News / Africa

Dlamini-Zuma Sworn in as First Female Leader of the AU Commission

South African diplomat and doctor Nkosazana Dlamini-Zuma arrives at the leaders meeting at the African Union (AU) in Ethiopia's capital Addis Ababa, July 16, 2012.South African diplomat and doctor Nkosazana Dlamini-Zuma arrives at the leaders meeting at the African Union (AU) in Ethiopia's capital Addis Ababa, July 16, 2012.
x
South African diplomat and doctor Nkosazana Dlamini-Zuma arrives at the leaders meeting at the African Union (AU) in Ethiopia's capital Addis Ababa, July 16, 2012.
South African diplomat and doctor Nkosazana Dlamini-Zuma arrives at the leaders meeting at the African Union (AU) in Ethiopia's capital Addis Ababa, July 16, 2012.
Gabe Joselow
Addis Ababa —  South African Home Affairs Minister Nkosozana Dlamini-Zuma was sworn in Tuesday as the new chairperson of the African Union Commission. The leadership handover at the African Union takes place as the organization tackles security crises across the continent.
 
Dlamini-Zuma took the oath of office shortly after midnight, at the close of the AU summit in Addis Ababa.
 
The former wife of South African President Jacob Zuma was elected in a fourth round ballot on Sunday, defeating incumbent Chairman Jean Ping of Gabon.
 
Ping congratulated Dlamini-Zuma on being first woman to hold the office. "This is a memorable moment,” Ping said, as he wished Dlamini-Zuma the very best success in undertaking this “noble mission.”
 
Ping and Dlamini-Zuma had run for the office at the previous summit in January, but member states were divided along geographic and linguistic lines, leaving neither candidate with enough votes for an outright win, leading to several ballots at this summit.
 
Speaking to reporters on Monday, Dlamini-Zuma said her election should not be seen as a personal victory, and she pledged to work to unify the organization. “My view is that I'm an African citizen.  I am loyal to the African Union, and I will serve the African Union, and I'll work collectively with every member state," she said. 
 
The summit also provided a venue for African leaders to address regional crises.
 
The presidents of Rwanda and the Democratic Republic of Congo signed an agreement on Saturday to support, in principle, the formation an international force to confront an armed rebellion in the eastern part of the DRC.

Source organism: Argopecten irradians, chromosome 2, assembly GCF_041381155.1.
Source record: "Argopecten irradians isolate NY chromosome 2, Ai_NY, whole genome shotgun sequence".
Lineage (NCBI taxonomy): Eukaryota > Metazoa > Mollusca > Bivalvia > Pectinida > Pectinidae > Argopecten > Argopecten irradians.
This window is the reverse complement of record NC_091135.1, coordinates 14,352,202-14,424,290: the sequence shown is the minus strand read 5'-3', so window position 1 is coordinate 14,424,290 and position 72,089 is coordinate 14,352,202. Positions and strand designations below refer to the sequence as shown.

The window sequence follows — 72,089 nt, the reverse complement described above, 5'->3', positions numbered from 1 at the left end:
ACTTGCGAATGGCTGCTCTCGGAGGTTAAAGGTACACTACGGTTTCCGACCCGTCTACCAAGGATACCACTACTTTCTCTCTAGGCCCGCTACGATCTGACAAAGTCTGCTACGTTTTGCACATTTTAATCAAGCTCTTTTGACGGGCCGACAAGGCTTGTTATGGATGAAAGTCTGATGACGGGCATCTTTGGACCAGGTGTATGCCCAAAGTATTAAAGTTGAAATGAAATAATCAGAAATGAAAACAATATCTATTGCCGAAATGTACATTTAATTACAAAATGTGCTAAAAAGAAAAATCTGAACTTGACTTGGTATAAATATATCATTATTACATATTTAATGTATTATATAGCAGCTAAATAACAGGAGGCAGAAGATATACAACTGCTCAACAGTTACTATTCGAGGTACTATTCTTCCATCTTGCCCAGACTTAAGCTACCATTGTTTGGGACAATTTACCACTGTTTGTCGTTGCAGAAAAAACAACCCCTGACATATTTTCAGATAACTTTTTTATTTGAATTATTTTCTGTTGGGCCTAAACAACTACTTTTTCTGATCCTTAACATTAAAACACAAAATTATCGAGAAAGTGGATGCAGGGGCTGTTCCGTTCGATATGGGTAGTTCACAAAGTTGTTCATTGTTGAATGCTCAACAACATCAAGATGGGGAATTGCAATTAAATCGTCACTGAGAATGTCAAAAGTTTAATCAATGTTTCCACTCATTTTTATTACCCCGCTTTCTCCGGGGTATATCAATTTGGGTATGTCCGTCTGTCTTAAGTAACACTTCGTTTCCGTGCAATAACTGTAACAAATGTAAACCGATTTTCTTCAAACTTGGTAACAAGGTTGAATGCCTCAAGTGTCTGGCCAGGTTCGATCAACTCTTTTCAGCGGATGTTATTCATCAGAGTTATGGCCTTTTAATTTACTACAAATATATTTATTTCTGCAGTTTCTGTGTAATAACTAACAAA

The meeting between Congolese President Joseph Kabila and Rwandan President Paul Kagame followed the release of a U.N. report charging Rwanda with supporting the rebels in the DRC.
 
AU Peace and Security Commissioner Ramtane Lamamra, who also won reelection, cautiously welcomed the agreement.
 
“Both at the level of ministers and heads of state, there is a new spirt.  There is an equal eagerness to work together to overcome the misunderstandings that may exist on the ground.  And I believe that the only thing that we can request of you is give us a chance to work and develop a new spirit, and translate it into deeds on the ground," he said. 
 
Negotiators from Sudan and South Sudan also have been meeting in Addis Ababa and in the northwestern town of Bahir Dahr since Thursday, restarting talks aimed at settling disputes leftover from South Sudan's independence from Sudan last year.
 
The Peace and Security Council also reaffirmed its support for West African plans for a possible military intervention in northern Mali, where Islamist militants have seized control of several towns in the wake of a political rebellion.
 
Casting a shadow over the summit was the absence of Ethiopian Prime Minister Meles Zenawi, causing speculation he is in poor health.  A senior Ethiopian official confirmed to Bloomberg news that Mr. Meles is ill, but said it was not serious.
 

You May Like

At Khmer Rouge Court, Long-Awaited Verdict Approaches

First phase of trial, which is coming to an end, has focused on forced exodus of Phnom Penh in 1975 - and now many are hopeful justice will be served More

Video When Fighting Eases, Gazans Line Up at Bakeries

When there is a lull in the conflict, residents who have been hunkered down in their apartments rush out to stock up on food and other necessities More

Video Information War Rages Alongside Real One in Ukraine